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EQA

Latest IIA survey results - new year, new insight?

Technical blog by Liz Sandwith, chief professional practice advisor |  10 January 2017


According to a recent news item the city ‘fat cats’ had by mid-day on Wednesday 4 January earned more than the average wage in the UK, a good note on which to start the year if you are one of them, but then I thought internal auditors will have a new, exciting and innovative year to look forward to. So given a choice I would much rather be an internal auditor than a ‘fat cat’!

The 2016 Governance and Risk Survey results

In order to inspire us let’s look more closely at the latest annual survey – the fourth one we’ve done - to see if it tells us something that perhaps we didn’t already know or provide confirmation of what we thought was the case.  

I have pulled out some of the more interesting results that struck a chord with me, namely:

  • 28% of internal audit are also responsible for risk management – this is now reflected in the new IIA Standard (1112) which states ‘Where the chief audit executive has or is expected to have roles and/or responsibilities that fall outside of internal auditing, safeguards must be in place to limit impairments to independence or objectivity’

  • 80% of heads of internal audit were internal auditors before being a head of internal audit – this demonstrates positive career progression for internal auditors

  • 77% of respondents said that the size of their internal audit function was 10 or less, this means that from an Institute perspective we need to recognise that smaller internal audit teams are the norm and those internal audit team of 100+ are rarer than perhaps we had all imagined

  • 67% of heads of internal audit have a functional reporting line to the Chair of the Audit Committee compared to 6% who report to the CFO – in the private sector this is a continuous year on year improvement and clearly demonstrate the importance of internal audit independence and reporting lines within organisations

  • 56% of heads of internal audit sit at the ‘other management’ level in their organisation’s hierarchy, this means they don’t sit at either Board or Executive Committee level which is disappointing and a potential hindrance to the internal audit activity undertaking audits of key topic areas such as an organisation’s culture, strategy, or risk management framework

  • 79% of internal auditors currently spend time and effort in the corporate governance space, and 77% spend time and effort on fraud.  These are encouraging statistics but, in the case of corporate governance, are internal auditors making it clear to boards and regulators the value that they are adding?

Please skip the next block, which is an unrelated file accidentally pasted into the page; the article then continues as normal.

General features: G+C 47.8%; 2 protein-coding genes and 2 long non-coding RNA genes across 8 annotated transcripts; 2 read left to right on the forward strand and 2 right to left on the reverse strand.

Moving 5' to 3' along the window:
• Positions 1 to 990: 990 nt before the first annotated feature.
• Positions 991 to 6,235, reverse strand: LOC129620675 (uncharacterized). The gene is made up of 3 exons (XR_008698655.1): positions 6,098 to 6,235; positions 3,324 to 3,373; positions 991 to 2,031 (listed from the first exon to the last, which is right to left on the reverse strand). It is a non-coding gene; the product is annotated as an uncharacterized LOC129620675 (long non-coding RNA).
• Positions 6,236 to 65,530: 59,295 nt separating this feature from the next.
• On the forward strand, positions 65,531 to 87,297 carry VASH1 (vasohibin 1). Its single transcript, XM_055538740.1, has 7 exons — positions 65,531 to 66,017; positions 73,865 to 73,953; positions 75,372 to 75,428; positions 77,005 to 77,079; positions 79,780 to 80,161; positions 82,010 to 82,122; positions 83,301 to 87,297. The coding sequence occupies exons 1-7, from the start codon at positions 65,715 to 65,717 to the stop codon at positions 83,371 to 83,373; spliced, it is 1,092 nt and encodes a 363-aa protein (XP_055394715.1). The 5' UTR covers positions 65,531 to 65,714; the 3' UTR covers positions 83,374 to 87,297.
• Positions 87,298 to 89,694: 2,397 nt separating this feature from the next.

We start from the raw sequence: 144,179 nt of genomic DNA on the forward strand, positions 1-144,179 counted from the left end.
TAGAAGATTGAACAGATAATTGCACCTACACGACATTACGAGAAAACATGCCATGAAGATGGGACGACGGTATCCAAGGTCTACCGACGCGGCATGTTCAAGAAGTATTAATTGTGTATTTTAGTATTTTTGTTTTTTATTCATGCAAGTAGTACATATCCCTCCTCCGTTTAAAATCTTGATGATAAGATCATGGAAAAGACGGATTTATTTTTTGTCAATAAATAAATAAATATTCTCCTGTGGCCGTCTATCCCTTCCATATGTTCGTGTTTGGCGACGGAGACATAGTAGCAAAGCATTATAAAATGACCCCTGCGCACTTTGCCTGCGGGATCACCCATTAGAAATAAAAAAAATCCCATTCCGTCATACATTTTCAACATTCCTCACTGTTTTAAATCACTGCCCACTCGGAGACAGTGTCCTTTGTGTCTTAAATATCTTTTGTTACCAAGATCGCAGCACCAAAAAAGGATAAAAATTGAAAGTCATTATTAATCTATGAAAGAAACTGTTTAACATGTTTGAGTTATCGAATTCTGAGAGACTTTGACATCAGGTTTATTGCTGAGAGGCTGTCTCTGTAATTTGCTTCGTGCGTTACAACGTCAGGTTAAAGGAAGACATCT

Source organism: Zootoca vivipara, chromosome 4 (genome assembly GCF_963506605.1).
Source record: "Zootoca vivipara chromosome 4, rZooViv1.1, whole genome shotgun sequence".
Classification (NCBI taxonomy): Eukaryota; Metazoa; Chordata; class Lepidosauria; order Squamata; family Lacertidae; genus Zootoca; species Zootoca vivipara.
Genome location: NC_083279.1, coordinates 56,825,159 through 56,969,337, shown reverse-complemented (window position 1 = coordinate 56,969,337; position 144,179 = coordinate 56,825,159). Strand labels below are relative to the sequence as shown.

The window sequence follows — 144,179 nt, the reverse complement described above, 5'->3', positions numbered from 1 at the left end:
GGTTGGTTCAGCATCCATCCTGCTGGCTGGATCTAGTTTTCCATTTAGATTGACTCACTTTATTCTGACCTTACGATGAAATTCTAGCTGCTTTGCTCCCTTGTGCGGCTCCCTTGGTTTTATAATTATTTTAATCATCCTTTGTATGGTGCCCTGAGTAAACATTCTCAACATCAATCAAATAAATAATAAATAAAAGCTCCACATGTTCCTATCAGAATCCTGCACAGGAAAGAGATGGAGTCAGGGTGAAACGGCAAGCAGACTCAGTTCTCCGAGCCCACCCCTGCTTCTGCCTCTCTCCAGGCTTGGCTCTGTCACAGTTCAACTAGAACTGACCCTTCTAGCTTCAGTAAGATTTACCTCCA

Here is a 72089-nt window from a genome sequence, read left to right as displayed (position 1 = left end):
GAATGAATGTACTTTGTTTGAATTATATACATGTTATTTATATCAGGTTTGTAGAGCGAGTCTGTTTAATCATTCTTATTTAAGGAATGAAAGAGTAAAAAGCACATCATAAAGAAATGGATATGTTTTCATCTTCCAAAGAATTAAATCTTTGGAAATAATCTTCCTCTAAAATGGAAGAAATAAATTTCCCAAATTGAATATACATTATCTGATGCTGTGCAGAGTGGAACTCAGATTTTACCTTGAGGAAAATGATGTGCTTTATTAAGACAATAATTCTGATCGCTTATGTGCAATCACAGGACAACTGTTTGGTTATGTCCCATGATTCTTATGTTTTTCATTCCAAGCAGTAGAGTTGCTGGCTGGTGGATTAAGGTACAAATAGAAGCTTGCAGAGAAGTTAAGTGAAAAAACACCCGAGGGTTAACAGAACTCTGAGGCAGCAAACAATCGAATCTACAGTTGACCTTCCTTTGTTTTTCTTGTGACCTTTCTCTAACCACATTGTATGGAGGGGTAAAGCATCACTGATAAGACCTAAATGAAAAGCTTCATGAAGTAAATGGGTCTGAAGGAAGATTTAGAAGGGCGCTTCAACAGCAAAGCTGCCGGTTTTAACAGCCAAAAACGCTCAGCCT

• 51% of respondents said that economic uncertainty would be one of the risks facing the organisation in 5 years’ time yet currently internal audit is spending less than 8% of its time and effort on economic uncertainty, similar data applies to government economic policy i.e. 34% vs. 4% time and effort. In view of these responses  i.e. risk in five years vs time and effort I wonder if we need to rethink the internal audit focus so as to ensure that we are able to incorporate those risks that potentially will impact the organisation during the life of its strategy plan into the audit universe?

  • 52% of internal audit activities undertake an external assessment regarding compliance with the IIA Standards every 4-5 years, 28% do not conform to the Standards in that they either have an external assessment less frequently that every 5 years or never have one

  • In the forthcoming year 55% of respondents said there would be no change to their budgets and 63% said there would be no change to the internal audit headcount

What happens next?

We use the survey results to promote the profession as well as to support you. Information regarding the survey will be presented in the next edition of the magazine but I thought you might be interested in some of the results as you start a new calendar year, I hope those results that struck a chord with me also provide food for thought for you and perhaps an opportunity to rethink your approach!

Content reviewed: 22 March 2018